Robert Pierce

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Robert Pierce
Personal details
Birth nameRobert Willard Pierce
Born(1914-10-08)October 8, 1914
Fort Dodge, Iowa, U.S.
DiedSeptember 6, 1978(1978-09-06) (aged 63)
Arcadia, California, U.S.
NationalityAmerican
DenominationBaptist
SpouseLorraine Pierce
OccupationLeader of World Vision International and Samaritan's Purse
EducationPasadena Nazarene College

Robert Pierce (1914–1978) was an American Baptist minister and relief worker. He is best known as the founder of the international charity organizations World Vision International in 1950 and Samaritan's Purse in 1970.

Early life and education[edit]

Pierce was born on October 8, 1914, in Fort Dodge, Iowa.[1] He moved with his family to southern California in the mid-1920s. He attended Pasadena Nazarene College and studied for the ministry. From 1937 to 1940 he spent time traveling across California working as an evangelist. In 1940 he was ordained a Baptist minister and soon thereafter he became involved with the Los Angeles branch of the WWII-era “Youth for Christ” (YFC) movement.[2]

Ministry[edit]

During several visits in the late 1940s until the conclusion of the Chinese Civil War in 1950, Robert Pierce worked with the Youth for Christ, in a series of evangelical rallies held in China and witnessed the wartime destruction of hospitals, schools, and churches.[3][4] On one trip, he met Tena Hoelkeboer, a missionary teacher, who presented him with a battered and abandoned child. Unable to care for the child herself, Tena asked Pierce, "What are you going to do about her?" Pierce gave the woman his last five dollars and agreed to send the same amount each month to help the woman care for the child.[5]

He was deeply affected by the wartime poverty and human suffering that he witnessed in both China and Korea and in 1950 he founded World Vision International, at least partly due to his associations with local pastors such as Korean Presbyterian minister Kyung-Chik Han.[6]

In 1959 journalist Richard Gehman wrote that "[Pierce] cannot conceal his true emotions. He seems to me to be one of the few naturally, uncontrollably honest men I have ever met." Pastor Richard Halverson wrote that Pierce "prayed more earnestly and importunately than anyone else I have ever known. It was as though prayer burned within him. … Bob Pierce functioned from a broken heart."[citation needed]

Pierce was also a filmmaker and during his leadership World Vision used movies, shown mainly for church audiences, as the main marketing tool. Since in the worldview of Pierce Christianity was the only religion able to counter communism, these movies were full of anti-communist cold war rhetoric and promoted Christian missionizing as a way to counter communism. With the extensive use of movies as funding tool, Bob Pierce's World Vision had together with the Salvation Army a leading role in the development of the evangelical social action movie.[7]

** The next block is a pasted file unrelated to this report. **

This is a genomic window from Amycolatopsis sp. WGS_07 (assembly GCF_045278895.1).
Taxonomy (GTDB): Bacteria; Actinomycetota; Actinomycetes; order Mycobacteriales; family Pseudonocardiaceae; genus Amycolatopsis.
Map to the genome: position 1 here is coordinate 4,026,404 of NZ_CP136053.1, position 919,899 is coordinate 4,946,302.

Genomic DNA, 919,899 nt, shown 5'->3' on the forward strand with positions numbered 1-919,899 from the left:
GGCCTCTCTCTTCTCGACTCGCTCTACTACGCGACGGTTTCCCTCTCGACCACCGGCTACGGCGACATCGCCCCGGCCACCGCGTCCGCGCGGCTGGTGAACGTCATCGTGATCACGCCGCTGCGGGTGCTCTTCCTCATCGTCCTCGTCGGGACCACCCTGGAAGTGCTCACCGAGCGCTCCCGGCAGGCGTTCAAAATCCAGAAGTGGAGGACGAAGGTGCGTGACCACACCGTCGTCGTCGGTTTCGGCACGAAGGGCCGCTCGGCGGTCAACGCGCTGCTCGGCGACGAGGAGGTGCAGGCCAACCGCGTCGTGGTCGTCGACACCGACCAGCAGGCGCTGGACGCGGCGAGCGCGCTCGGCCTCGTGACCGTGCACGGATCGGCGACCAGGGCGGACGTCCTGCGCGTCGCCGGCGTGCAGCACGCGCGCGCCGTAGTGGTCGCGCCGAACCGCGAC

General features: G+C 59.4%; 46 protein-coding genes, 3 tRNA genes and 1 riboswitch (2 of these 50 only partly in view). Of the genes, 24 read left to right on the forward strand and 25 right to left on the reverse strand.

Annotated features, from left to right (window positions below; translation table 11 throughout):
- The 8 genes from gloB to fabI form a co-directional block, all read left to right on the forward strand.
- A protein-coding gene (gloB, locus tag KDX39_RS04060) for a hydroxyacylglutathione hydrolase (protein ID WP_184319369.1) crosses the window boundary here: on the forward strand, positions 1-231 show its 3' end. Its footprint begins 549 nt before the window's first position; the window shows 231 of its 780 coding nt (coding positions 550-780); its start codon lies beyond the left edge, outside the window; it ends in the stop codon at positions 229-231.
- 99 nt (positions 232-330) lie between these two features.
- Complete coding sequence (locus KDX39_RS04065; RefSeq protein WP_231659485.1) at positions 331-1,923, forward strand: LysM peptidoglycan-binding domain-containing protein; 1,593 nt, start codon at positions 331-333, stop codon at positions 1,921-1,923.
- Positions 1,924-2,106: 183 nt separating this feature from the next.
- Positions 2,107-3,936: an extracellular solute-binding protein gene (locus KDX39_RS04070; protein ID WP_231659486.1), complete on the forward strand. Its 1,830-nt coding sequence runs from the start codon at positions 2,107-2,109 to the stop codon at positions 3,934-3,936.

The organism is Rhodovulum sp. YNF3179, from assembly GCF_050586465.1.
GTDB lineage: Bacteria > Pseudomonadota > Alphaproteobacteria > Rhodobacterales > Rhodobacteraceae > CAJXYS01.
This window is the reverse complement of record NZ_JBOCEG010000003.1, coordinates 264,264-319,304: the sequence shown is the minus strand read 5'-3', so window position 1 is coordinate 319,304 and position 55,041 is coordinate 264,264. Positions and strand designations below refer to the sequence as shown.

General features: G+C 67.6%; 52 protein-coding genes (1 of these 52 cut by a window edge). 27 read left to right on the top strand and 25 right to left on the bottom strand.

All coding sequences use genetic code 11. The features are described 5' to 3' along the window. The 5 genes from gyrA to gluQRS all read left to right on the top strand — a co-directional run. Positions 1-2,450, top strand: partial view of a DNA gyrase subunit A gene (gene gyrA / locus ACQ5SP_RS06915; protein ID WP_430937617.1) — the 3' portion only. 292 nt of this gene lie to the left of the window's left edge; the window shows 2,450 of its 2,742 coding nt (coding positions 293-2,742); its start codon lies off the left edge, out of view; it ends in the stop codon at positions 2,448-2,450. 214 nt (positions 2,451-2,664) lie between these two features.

Pierce was a close friend to Abraham Vereide. Like other leading figures of World Vision, e.g. Richard Halverson,[8] Senator Frank Carlson,[9] or later Winston Weaver[10] he was also involved in The Fellowship and the associated prayer breakfast movement founded by Vereide for which he worked during the 1950s as a field representative.[11]

In 1967 he resigned from World Vision. In 1970, he founded the hunger relief organization that became the evangelical Christian organization Samaritan's Purse that was modeled after the early World Vision International.[12]

Illness and death[edit]

Robert began having marital issues with his wife. He soon decided to "temporarily" move away from his family. Unfortunately, Pierce was later diagnosed with blood cancer that later concerned Lorraine. In 1978, he had reluctantly agreed to one last reunion with his family. Four days after the reunion he died of leukemia.[13]

References[edit]

  1. ^ J. Gordon Melton, Phillip Charles Lucas, Jon R. Stone, Prime-time Religion: An Encyclopedia of Religious Broadcasting, Oryx Press, USA, 1997, p. 260
  2. ^ Institute for the Study of American Evangelicals http://wheaton.edu/isae/hall-of-biography/bob-pierce
  3. ^ Swartz, David R. (16 March 2020). "World Vision’s Forgotten Founder". Christianity Today website Retrieved 17 May 2020.
  4. ^ Roy Robertson: Developing a Heart for Mission: Five Missionary Heroes, Nav Media, Singapore, 2002, 349 pages
  5. ^ http://www.wvi.org/our-history
  6. ^ Swartz, (2020), pp.36-39.
  7. ^ J.R.Hamilton: "An Historical Study of Bob Pierce and World Vision's Development of the Evangelical Social Action Film" Dissertation, University of Southern California, 1980, p. 1-8, 84, 103, 361-362
  8. ^ "A Secret Weapon Arms The Christian Soldier" The Miami News, 13. February 1965, page 5A
  9. ^ "Carlsons Role in Viet Aid Agency" The Fort Scott Tribune, Kansas, 28. June 1967
  10. ^ Ted W. Engstrom (President of World Vision): "The Power of One - a Real Life Example" World Vision Newsletter, February–March 1987, S. 23
  11. ^ "Records of the Fellowship Foundation - Collection 459" Archived 2017-01-03 at the Wayback Machine Archive of the Billy Graham Center (Accessed 12. July 2010)
  12. ^ J.R.Hamilton: "An Historical Study of Bob Pierce and World Vision's Development of the Evangelical Social Action Film" Dissertation, University of Southern California, 1980
  13. ^ Dunker, M. P. (2005). Man of vision: the candid, compelling story of Bob and Lorraine Pierce, founders of World Vision and Samaritans Purse. Waynesboro, GA: Authentic Media. doi: https://www.spiritofgrace.org/articles/nl_2013/various/00_bob_pierce.html